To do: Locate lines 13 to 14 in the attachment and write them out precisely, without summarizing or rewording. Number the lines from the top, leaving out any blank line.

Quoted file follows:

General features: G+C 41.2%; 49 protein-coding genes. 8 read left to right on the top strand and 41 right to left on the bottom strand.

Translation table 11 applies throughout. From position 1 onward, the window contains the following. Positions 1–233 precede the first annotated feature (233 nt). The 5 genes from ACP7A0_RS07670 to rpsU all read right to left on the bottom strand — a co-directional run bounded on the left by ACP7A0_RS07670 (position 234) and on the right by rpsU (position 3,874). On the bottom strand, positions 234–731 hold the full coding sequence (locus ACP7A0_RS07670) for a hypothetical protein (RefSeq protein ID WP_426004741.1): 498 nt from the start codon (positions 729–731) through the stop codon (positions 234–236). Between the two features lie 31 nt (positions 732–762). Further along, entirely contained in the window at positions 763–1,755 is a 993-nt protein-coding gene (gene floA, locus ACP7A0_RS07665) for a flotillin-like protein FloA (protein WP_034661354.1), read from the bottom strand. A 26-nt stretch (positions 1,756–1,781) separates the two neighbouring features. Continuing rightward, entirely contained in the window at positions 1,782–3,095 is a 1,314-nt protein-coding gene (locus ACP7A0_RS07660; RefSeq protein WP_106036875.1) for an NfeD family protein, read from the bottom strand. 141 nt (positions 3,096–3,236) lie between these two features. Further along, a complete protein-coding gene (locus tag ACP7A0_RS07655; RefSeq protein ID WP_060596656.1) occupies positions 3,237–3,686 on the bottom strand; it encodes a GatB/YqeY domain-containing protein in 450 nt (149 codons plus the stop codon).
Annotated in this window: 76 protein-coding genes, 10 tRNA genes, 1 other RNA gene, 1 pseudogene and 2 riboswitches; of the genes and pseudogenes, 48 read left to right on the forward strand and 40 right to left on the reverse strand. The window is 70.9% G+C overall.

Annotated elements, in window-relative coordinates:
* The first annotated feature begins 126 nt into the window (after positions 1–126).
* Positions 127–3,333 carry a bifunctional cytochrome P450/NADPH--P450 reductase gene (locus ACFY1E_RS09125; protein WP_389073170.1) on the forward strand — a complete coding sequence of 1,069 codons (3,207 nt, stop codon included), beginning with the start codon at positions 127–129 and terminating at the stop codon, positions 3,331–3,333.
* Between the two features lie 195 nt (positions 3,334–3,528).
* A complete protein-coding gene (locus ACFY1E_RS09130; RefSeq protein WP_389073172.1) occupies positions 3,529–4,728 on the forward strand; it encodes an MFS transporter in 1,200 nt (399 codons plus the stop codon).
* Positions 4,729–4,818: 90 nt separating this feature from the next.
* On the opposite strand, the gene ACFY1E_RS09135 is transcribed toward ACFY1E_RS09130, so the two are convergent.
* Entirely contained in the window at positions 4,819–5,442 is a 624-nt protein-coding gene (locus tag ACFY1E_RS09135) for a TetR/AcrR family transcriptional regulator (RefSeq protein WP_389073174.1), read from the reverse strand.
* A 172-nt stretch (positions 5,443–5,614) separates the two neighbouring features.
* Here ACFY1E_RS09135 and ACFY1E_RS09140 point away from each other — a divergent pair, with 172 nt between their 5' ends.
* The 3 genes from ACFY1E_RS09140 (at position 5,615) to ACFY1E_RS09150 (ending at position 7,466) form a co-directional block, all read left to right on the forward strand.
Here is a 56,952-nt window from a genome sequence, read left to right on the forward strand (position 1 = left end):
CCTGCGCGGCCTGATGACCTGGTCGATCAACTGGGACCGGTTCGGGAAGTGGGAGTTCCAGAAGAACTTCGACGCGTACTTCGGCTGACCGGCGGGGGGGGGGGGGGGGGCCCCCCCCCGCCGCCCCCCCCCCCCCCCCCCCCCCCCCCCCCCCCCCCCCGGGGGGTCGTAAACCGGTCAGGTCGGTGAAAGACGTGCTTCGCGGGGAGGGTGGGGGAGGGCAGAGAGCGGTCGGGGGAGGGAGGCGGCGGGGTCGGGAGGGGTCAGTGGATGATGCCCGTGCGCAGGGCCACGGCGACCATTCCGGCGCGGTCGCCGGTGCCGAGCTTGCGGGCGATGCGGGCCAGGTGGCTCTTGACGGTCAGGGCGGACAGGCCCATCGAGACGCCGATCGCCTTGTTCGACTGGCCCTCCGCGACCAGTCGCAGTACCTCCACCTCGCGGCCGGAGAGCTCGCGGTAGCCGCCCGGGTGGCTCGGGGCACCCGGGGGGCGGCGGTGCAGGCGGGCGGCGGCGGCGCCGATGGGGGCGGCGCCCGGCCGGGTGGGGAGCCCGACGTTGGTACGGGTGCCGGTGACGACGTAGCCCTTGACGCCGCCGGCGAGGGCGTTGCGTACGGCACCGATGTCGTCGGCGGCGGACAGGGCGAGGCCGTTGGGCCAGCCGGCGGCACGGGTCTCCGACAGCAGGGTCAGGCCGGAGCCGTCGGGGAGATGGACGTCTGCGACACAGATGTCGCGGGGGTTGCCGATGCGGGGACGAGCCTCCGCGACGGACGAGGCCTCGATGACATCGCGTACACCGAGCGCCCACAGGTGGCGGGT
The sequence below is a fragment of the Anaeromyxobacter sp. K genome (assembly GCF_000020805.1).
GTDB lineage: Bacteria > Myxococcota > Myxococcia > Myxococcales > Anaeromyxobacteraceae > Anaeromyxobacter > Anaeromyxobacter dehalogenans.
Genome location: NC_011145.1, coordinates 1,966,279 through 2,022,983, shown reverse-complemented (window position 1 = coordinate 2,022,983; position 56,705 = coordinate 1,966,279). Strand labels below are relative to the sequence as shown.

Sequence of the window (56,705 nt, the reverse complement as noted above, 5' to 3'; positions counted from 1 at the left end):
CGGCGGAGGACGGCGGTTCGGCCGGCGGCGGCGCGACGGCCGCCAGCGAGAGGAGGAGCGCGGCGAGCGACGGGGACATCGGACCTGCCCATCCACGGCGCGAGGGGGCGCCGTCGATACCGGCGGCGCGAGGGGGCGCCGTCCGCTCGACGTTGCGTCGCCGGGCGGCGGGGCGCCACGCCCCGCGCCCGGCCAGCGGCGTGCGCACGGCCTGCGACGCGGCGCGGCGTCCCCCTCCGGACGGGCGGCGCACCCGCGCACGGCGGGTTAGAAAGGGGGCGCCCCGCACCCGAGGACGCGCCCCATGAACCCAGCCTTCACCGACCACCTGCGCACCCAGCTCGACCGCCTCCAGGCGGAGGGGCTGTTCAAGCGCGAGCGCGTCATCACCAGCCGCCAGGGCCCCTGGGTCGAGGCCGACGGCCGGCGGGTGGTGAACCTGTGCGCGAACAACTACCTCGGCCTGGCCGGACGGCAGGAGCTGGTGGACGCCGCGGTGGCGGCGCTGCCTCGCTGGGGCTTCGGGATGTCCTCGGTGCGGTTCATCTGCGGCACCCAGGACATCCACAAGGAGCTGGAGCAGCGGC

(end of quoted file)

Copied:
* Here ACFY1E_RS09135 and ACFY1E_RS09140 point away from each other — a divergent pair, with 172 nt between their 5' ends.
* The 3 genes from ACFY1E_RS09140 (at position 5,615) to ACFY1E_RS09150 (ending at position 7,466) form a co-directional block, all read left to right on the forward strand.